Trust-specific comments and suggestions
Predominantly Gas Trusts
Three of the trusts have income that is primarily from natural gas:
- ECA Marcellus Trust I (NYSE:ECT) is a terminal trust with wells in the Marcellus Shale formation in Pennsylvania. ECT's production losses accelerated last quarter (yikes!), and I got scared off. But that changed with yesterday's pre-ex-dividend drop on the news of the block trade. At today's ex-dividend prices, the model calculates a ROI of 10.3%, enough for me to stick a toe back in.
- San Juan Basin Trust (NYSE:SJT) is a perpetual trust with wells in northwestern New Mexico operated by a subsidiary of ConocoPhillips (NYSE:COP). In February, I noted that SJT's distribution was set to rise; it has, and so has the market price. The model forecasts that the distribution may up even more, though the long term ROI is just 4.9%.
- Hugoton Basin Trust (NYSE:HGT) is a perpetual trust with wells in Kansas, Oklahoma, and Wyoming. HGT recently won very big in arbitration and its market price has been on an incredible tear. I reevaluated the trust post-arbitration and called for a price decline. So far, I've been wrong, and the market is up another 10%. But the hard numbers say that investing at the current price is a game of chicken with professional traders.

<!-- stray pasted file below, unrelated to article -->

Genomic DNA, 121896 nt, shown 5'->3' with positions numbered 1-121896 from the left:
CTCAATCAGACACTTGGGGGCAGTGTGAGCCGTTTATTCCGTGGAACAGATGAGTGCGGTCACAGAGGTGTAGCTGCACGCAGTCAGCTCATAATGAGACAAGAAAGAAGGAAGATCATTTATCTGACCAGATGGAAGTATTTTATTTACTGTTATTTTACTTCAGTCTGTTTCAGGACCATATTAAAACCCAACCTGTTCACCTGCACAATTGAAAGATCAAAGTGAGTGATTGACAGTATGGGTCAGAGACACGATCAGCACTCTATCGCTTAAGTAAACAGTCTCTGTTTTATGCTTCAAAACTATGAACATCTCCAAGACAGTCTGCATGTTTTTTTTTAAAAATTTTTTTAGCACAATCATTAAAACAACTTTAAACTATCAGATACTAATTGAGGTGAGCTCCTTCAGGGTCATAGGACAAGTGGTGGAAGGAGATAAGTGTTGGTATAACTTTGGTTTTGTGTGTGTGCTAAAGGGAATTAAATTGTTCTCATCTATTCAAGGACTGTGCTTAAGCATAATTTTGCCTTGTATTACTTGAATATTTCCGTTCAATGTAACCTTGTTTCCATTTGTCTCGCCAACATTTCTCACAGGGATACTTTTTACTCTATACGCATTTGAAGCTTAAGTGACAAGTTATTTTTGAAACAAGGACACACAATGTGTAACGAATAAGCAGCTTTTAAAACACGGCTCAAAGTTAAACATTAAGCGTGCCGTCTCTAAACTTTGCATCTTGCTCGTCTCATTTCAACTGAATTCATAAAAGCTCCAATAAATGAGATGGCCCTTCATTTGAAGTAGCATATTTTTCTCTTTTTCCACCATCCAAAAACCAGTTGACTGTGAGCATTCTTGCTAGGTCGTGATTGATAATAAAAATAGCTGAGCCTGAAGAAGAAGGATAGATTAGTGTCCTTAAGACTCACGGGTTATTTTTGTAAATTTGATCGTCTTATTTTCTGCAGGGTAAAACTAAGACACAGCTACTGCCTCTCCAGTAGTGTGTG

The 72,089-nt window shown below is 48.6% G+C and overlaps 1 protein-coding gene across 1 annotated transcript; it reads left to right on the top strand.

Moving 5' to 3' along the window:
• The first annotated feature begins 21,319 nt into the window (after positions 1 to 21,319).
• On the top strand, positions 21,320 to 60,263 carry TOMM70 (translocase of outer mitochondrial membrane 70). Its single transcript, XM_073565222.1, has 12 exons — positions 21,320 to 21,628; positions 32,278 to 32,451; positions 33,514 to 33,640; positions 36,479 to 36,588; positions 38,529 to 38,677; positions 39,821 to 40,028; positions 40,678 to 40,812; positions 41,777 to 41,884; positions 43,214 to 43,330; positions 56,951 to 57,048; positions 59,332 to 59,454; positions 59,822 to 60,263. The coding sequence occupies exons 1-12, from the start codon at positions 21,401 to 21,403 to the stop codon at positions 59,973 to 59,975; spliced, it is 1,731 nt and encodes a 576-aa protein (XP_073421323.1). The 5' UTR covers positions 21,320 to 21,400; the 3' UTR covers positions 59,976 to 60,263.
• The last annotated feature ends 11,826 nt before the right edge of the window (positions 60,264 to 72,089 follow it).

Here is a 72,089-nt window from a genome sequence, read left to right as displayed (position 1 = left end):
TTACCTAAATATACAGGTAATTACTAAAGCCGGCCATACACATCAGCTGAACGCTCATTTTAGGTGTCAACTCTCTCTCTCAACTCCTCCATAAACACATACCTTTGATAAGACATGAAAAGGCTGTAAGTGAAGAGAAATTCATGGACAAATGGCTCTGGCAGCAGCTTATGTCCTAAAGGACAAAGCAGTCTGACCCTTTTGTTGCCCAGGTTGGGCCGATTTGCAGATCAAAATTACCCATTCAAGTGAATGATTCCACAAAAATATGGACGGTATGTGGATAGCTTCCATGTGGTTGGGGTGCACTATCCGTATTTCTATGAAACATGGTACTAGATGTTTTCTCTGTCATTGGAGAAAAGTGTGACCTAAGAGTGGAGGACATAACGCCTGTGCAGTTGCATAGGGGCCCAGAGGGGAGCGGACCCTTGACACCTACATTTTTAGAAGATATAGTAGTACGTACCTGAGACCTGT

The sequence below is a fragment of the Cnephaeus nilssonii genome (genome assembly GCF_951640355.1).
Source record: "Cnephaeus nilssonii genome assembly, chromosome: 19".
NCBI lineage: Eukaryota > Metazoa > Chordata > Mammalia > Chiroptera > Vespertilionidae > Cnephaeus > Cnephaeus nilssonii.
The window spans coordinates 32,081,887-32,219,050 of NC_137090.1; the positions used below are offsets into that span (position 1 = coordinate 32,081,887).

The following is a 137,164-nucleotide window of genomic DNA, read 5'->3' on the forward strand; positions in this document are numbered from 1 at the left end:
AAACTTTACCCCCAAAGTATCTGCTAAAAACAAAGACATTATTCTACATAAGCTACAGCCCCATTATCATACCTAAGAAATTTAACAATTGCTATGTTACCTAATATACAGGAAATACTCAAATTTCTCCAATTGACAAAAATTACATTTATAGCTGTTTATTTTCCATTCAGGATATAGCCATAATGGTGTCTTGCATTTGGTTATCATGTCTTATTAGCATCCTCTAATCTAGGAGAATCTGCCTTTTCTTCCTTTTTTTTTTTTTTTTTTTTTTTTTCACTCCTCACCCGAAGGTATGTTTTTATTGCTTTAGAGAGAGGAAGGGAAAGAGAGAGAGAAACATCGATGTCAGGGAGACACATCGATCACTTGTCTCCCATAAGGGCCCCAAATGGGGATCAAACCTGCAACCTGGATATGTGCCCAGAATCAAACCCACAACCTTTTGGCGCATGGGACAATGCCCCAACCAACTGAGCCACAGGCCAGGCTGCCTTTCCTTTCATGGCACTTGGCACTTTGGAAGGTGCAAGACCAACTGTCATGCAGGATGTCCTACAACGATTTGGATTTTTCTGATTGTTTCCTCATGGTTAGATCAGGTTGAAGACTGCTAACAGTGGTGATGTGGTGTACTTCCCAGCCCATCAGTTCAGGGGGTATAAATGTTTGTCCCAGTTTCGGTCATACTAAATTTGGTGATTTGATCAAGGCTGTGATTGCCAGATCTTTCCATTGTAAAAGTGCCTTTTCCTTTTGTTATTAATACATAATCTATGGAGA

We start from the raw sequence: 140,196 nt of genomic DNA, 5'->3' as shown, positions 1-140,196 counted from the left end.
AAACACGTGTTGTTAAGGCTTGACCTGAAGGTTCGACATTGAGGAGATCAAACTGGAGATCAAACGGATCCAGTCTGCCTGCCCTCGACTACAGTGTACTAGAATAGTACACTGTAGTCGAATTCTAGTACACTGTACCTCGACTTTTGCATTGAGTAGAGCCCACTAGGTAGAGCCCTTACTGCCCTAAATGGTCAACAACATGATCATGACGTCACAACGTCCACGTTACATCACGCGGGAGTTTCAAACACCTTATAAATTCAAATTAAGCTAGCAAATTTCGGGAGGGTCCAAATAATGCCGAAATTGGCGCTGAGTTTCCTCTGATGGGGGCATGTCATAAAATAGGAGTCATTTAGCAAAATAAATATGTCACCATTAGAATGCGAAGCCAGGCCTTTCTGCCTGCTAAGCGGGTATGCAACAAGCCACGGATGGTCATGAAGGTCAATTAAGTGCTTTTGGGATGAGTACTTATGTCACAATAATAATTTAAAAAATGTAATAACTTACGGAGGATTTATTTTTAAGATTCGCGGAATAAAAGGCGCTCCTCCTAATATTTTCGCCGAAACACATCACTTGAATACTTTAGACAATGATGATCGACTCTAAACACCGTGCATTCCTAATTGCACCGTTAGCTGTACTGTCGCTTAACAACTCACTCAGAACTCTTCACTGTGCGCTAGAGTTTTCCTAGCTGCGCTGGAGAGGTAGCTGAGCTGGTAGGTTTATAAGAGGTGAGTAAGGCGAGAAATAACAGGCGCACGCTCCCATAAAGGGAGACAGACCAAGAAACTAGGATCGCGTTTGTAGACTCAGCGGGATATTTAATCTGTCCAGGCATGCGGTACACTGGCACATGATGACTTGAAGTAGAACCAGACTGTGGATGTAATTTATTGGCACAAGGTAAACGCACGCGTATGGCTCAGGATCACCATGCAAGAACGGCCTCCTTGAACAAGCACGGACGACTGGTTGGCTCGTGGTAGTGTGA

Perpetual Oil Trusts
Three trusts have income primarily from oil production and have no fixed termination date (so-called "perpetual" trusts):
- Pacific Coast Oil Trust has wells in southern California, operated by a subsidiary of BreitBurn Energy Partners, LP (NASDAQ:BBEP). ROYT has a solid 11% leading yield and its planned development program offers substantial upside.
- Permian Basin Royalty Trust is another COP trust and has wells in western Texas. PBT's ongoing capital program is a drag on the distribution, but production is up. I don't like PBT for income because of its mediocre ROI, but the rising distribution could deliver 50% upside for those who like risk.